The 2019 Ford Fusion plug-in hybrid is decent looking and comfortable enough to ride in. It’s also expensive and not particularly efficient. Ford’s “pivot to trucks” is a real bummer for car enthusiasts in general, but I don’t think anybody’s going to miss this one.
(Full disclosure: Ford lent me the Fusion for the weekend with a full tank of gas.)
We live in a time with lots of perfectly good cars. Reliable cars that can get you around in decent comfort if not style. Cars with enough power most people won’t notice anything missing when they need a little extra oomph to get off the entrance ramp. Cars that do all the big things right. These are commuter cars, and there are too many of them.
Ford knows this. It announced last year that it’s phasing out damn near all of its small cars and sedans except for the Mustang and Focus Active crossover, further adding they will not be investing in the small car/sedan space citing “declining consumer demand and product profitability.”
But, as my colleague Tom McParland argued a year ago — quite convincingly, in my opinion — that Ford (and GM’s) decision didn’t have a whole lot to do with the quality of the cars themselves, but rather with people’s irrational perception of the brand. For decades, “American cars” have been stigmatized for having poor quality compared to European and Japanese counterparts based on decades-old stereotypes.
For most sedan-buyers, this barely matters, because there are so many others to choose from. But should you find yourself in the plug-in hybrid market — and I’m of the opinion every sedan-buyer should at least check one out before committing to an internal combustion or plain old hybrid car — then the market gets a lot smaller real fast, especially if you have an aversion to the, shall we say, controversial Prius Prime.
Which brings us to the Ford Fusion plug-in, a car that exists. I was hoping this would be an exception to the rule Ford has imposed that sedan-buyers should look elsewhere. Instead, I found a car that was pleasant to drive, has one big flaw, costs more than it should, and fails to make a case for itself even in the limited plug-in market. Ford is putting cars behind it for a reason.
When considering a plug-in, the two most important specs, at least for me, are price and battery range. Unfortunately, the Fusion Energi (as it is officially known and I will never be calling it again) doesn’t stack up well on either front.
The Fusion plug-in starts at $35,000 after your $2,000 EV rebate, although the price of the slightly better-equipped version I tested was $36,500. With that, you’ll be getting 26 miles of battery-only range. That doesn’t compare well to, say, the Honda Clarity, which starts at $33,400 but has an electric range of 46 miles, almost double the Fusion’s. Meanwhile, the Prius Prime has about the same electric range as the Fusion but rings up some $8,000 cheaper. The Hyundai Ioniq starts at $23,000 with 29-mile electric range. In other words, the Fusion is the worst of both worlds: the most expensive and among the lowest battery range.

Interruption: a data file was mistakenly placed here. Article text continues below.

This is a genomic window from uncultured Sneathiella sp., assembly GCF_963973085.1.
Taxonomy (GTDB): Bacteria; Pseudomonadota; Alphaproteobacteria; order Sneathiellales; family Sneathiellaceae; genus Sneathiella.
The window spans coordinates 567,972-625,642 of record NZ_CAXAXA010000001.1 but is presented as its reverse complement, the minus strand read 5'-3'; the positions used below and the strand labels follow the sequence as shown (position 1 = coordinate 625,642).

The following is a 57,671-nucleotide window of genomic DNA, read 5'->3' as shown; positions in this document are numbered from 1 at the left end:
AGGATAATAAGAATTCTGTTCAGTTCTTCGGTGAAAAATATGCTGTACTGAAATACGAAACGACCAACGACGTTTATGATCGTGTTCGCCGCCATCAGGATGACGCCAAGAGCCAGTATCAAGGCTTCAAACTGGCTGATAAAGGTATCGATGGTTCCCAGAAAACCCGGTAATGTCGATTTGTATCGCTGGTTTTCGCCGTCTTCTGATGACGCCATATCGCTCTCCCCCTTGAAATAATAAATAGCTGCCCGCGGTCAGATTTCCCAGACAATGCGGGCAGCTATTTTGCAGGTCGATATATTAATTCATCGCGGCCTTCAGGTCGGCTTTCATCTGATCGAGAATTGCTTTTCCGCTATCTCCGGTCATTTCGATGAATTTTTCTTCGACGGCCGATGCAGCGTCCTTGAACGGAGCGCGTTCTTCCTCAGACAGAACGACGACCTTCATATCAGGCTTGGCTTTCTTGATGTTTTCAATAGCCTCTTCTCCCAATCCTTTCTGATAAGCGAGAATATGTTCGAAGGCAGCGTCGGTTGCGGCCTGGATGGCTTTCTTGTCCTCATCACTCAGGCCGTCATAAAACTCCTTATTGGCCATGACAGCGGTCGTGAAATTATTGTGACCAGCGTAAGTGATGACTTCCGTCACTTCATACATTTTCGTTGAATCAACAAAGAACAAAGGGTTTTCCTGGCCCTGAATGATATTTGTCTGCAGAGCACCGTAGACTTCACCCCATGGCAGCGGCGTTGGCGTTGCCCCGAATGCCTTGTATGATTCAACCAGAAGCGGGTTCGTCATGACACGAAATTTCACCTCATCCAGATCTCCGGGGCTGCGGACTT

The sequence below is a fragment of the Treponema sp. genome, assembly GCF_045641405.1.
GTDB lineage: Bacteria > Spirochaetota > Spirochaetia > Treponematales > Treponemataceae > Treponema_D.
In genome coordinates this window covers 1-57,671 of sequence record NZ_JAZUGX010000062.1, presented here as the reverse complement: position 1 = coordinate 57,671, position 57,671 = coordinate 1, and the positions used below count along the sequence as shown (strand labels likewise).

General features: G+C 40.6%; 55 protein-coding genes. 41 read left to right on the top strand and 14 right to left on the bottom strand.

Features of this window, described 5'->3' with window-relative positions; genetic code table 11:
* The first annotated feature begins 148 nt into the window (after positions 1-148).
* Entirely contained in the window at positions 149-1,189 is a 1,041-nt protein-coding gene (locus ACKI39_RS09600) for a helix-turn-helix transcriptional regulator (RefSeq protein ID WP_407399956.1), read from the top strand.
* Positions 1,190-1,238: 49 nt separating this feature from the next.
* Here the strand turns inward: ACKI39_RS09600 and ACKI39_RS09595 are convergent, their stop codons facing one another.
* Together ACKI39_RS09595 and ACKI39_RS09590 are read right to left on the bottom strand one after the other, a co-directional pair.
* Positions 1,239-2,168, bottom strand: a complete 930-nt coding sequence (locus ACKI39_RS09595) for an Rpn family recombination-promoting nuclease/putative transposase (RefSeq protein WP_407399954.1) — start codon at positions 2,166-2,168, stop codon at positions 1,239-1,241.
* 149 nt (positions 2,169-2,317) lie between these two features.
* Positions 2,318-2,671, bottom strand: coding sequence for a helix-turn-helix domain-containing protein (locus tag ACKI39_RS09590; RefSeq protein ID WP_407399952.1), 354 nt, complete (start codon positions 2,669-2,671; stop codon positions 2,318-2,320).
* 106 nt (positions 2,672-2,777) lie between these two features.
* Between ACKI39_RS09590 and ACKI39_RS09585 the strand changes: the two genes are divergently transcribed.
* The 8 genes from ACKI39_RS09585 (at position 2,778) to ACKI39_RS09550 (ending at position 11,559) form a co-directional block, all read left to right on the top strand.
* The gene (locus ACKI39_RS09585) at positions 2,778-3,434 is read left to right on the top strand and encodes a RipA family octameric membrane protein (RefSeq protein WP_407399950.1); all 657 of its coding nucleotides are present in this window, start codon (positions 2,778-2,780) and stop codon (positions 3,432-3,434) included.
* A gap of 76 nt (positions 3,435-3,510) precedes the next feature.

To be fair, the Fusion comes with some nice premium features as is customary with Ford’s Titanium label: rain-sensing wipers, heated steering wheel, and auto high beams just to name a few.
If you’re out of electric juice, the Fusion officially logs 42 mpg, which is pretty much average for other plug-ins. But driving conservatively on a mix of highway, rural roads, and urban traffic, I was able to squeeze out 45 mpg on hybrid mode alone, which I was pretty happy with.
I took a few different passengers for rides in the car while I had it, and the going consensus was that the car was entirely unspectacular, but not in a bad way. Nothing really stands out. To a certain car buyer this will be a huge turnoff, but for someone who just wants a comfortable, easy car to drive, it checks all the boxes.
I particularly enjoyed the auto high beams, a nice touch for folks who regularly drive on windy country roads.
That being said, everyone who rode in the car asked one question: what’s the deal with the trunk?
Ford did not redesign the Fusion for the plug-in version, which obviously comes with a big ol’ battery. So the battery got crammed into the trunk and covered with felt. As you’d imagine, this takes a chunk out of the cargo space, to the point where it has about as much space as a compact. We were only able to fit two carry-on sized bags plus a backpack or two.
For some people, this won’t matter much since the trunk can still fit a pretty decent load of groceries and there’s always the back seat for overflow space. For others, it’s a dealbreaker.
Either way, it exhibits a certain degree of laziness from Ford. Honda’s Clarity, for example, was redesigned so the battery wouldn’t restrict trunk space. The Prius Prime also has a normal trunk, just to name two examples. So Ford is asking you not only to pay more to get less range from the battery but also to sacrifice trunk space for that battery.
In the end, I was left to puzzle over who this car was for. I asked Ford and a spokesman replied, “We have our highest volume of Energi customers in California and New England. The PHEV qualifies for HOV lane access in some of these markets, which is a draw for many people.”
But that didn’t really answer my question. Why would someone choose this PHEV over any other, especially with the short battery-only range, steep price tag, and minimal trunk space?
I don’t have an answer for you, which seems in keeping with Ford’s abandonment of the sedan space in general. Even with several thousand dollars knocked off the MSRP, it’s still worth taking a long, hard look elsewhere, which is what Ford seems to want you to do at this point. This is a car that exists because it has to, not because it should.